Phoenix is not the first actor to make his interpretation of the Joker iconic. Yet this origin story was the most unexpected smash success. I currently have Joker slated to receive eight Academy nods, including Picture. Its biggest chance at victory goes to Phoenix. If he wins, he would follow Heath Ledger to the podium after his performance in 2008’s The Dark Knight. That would be Oscar history as only one other combination exists of two actors winning statues for playing the same character. This honor belongs to Marlon Brando and Phoenix’s costar Robert De Niro as Michael Corleone in the first two Godfather pics.

For three decades, Phoenix has appeared in numerous acclaimed works with kudos for his skills. Joker might finally earn him the Academy’s praise with his billion dollar gamble. My Year of posts will continue…

Oscar Watch: Joker

Comic book movies arrive in quick order these days, but not many draw comparisons to Martin Scorsese’s Taxi Driver. Such is the case with Joker, the breathlessly anticipated stand-alone DC Universe title featuring Joaquin Phoenix in the title role. It has premiered at Venice Film Festival ahead of its October 4 stateside release. Early critical reaction portrays this as a grim, sometimes terrifying, and often brilliant experience. And Phoenix’s work is being called masterful.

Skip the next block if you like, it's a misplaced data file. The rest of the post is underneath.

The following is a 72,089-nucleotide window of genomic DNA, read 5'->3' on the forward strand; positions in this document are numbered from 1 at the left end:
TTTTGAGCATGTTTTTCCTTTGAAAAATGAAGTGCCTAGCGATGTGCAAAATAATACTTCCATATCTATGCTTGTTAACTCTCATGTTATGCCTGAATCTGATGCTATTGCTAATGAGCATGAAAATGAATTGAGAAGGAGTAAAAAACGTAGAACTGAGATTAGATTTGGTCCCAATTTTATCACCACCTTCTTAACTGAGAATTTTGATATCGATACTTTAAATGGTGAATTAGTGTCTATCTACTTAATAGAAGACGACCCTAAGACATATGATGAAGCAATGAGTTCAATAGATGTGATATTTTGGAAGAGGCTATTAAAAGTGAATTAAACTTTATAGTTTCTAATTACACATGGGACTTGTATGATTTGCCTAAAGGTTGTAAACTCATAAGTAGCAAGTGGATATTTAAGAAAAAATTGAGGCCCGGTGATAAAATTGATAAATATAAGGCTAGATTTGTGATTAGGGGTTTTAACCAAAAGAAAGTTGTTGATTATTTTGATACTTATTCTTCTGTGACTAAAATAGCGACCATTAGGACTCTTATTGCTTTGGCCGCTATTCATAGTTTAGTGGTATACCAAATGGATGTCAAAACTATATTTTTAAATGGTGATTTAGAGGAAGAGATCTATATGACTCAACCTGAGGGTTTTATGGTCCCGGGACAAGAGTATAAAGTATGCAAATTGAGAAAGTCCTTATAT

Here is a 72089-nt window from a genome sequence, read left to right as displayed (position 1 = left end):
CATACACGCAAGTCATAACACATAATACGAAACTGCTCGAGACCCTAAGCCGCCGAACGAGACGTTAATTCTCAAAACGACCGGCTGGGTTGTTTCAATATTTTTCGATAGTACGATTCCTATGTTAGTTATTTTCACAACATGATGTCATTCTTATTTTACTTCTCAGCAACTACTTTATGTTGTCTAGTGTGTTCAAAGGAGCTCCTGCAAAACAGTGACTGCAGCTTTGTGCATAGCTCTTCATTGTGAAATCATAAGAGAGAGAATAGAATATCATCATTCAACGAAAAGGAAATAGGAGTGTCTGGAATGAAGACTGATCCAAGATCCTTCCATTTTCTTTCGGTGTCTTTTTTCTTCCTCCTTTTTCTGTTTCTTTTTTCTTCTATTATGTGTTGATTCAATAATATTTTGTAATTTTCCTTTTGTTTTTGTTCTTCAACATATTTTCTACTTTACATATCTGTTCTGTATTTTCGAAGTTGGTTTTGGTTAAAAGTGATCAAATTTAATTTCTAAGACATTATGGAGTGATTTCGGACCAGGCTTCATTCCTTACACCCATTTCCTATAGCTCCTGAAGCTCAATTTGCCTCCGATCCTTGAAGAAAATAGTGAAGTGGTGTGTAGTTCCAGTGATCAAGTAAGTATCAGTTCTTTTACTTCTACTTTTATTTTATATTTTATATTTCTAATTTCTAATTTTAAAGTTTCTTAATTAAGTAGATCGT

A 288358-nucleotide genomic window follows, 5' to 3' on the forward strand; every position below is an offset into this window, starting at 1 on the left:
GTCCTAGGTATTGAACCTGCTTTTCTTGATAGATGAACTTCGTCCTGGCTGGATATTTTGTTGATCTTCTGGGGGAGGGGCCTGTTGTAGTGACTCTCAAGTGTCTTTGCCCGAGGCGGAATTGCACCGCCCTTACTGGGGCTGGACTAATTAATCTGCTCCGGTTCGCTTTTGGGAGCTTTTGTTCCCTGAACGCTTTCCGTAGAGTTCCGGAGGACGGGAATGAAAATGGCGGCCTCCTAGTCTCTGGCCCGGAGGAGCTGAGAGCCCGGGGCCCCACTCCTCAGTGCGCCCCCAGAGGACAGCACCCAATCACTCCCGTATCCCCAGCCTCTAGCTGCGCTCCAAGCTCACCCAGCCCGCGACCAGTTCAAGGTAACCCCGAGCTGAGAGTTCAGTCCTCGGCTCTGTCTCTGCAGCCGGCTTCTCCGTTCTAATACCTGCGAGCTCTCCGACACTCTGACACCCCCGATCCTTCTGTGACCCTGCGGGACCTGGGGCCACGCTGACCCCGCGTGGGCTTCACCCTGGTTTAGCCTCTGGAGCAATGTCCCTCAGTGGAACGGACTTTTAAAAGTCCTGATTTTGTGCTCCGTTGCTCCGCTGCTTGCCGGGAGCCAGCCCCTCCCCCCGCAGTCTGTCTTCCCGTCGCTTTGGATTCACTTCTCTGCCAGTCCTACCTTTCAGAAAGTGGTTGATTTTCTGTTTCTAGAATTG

You’ll recall that it was just over a decade ago that Heath Ledger posthumously won an Oscar in The Dark Knight as the same iconic villain. Based on word from Venice, there seems to be a strong possibility that Phoenix will receive his fourth nod for his acting (Supporting for Gladiator, lead in Walk the Line and The Master). Even with a high profile costar like Robert De Niro, I suspect all the acting chatter will be directed to the head clown.

Joker could prove to be a massive box office success and that might increase its chances for a Picture nod, direction for Todd Phillips, and the Adapted Screenplay. Bottom line: don’t be surprised if Phoenix becomes the second actor to get Oscar love for this character. My Oscar Watch posts will continue…

The 2019 Oscar Season Cometh